China has maintained a cool head regarding President Donald Trump's "America First" policies, according to a former People's Bank of China member.
"China tries to watch what kind of policies President Trump can implement, rather than what he promised," Li Daokui, a former academic member of the Monetary Policy Committee for the PBoC, told CNBC Saturday at the China Development Forum.
In the meantime, Beijing has effectively used both informal and formal channels to communicate with the White House, added Li, who is currently the Mansfield Freeman Chair Professor at Tsinghua University.
"People used to worry a lot, a few months ago, two months ago, even one month ago about what Trump would do to the relationship. But so far, the Sino-U.S. relation has been the best, I think even better, perhaps, than the U.S.-Australian relationship," the former central banker said, adding that indications suggested Chinese President Xi Jinping's visit to Florida will be an "informal conversation" held "between friends."
Trump has plans to host Xi at a two-day summit in Trump's Mar-a-Lago resort next month, according to several media reports.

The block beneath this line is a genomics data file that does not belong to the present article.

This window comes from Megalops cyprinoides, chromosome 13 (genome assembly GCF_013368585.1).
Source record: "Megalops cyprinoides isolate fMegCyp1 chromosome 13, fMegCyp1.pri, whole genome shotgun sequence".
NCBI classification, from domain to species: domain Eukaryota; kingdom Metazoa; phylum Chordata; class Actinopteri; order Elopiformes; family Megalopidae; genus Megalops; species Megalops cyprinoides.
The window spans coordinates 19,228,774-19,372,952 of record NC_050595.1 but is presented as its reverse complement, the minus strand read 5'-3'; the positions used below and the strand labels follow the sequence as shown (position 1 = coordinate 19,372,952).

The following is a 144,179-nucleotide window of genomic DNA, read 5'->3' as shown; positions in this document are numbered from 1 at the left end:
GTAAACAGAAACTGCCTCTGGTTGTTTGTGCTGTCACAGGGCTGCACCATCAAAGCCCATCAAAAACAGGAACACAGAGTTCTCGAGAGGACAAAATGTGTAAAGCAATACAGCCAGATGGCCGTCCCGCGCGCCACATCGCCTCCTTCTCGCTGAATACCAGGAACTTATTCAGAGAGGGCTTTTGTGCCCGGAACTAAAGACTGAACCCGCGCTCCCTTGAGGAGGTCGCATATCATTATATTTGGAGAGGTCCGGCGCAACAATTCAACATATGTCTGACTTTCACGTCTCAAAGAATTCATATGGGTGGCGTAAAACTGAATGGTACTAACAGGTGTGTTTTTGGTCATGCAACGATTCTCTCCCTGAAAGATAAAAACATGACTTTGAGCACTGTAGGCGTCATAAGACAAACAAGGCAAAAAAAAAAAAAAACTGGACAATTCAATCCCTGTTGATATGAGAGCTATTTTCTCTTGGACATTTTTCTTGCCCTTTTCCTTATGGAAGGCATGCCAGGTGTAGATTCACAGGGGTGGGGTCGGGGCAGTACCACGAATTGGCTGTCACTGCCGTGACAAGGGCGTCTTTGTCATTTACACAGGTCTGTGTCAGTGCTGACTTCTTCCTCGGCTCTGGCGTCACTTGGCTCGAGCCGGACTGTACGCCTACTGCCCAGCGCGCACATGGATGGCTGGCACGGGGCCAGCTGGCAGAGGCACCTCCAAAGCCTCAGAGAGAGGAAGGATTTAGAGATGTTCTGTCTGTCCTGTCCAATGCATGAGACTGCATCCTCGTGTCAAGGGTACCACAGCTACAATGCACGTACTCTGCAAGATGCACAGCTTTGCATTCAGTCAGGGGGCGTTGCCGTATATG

"The most important objective is to build chemistry, to meet the person, shake hands…rather than going through the various kinds of channels like tweets, the internet or the media," Li said of the meeting between the two leaders.
During his presidential campaign, Trump had repeatedly said he would declared China a currency manipulator for artificially weakening the yuan against dollar.
Li told CNBC that China would likely protest such a pronouncement, but it would not overreact.
It would be crucial to "have private communication with the State Department, with the Treasury and with the White House to try and work out what the U.S. side wants, and what China can do," he said.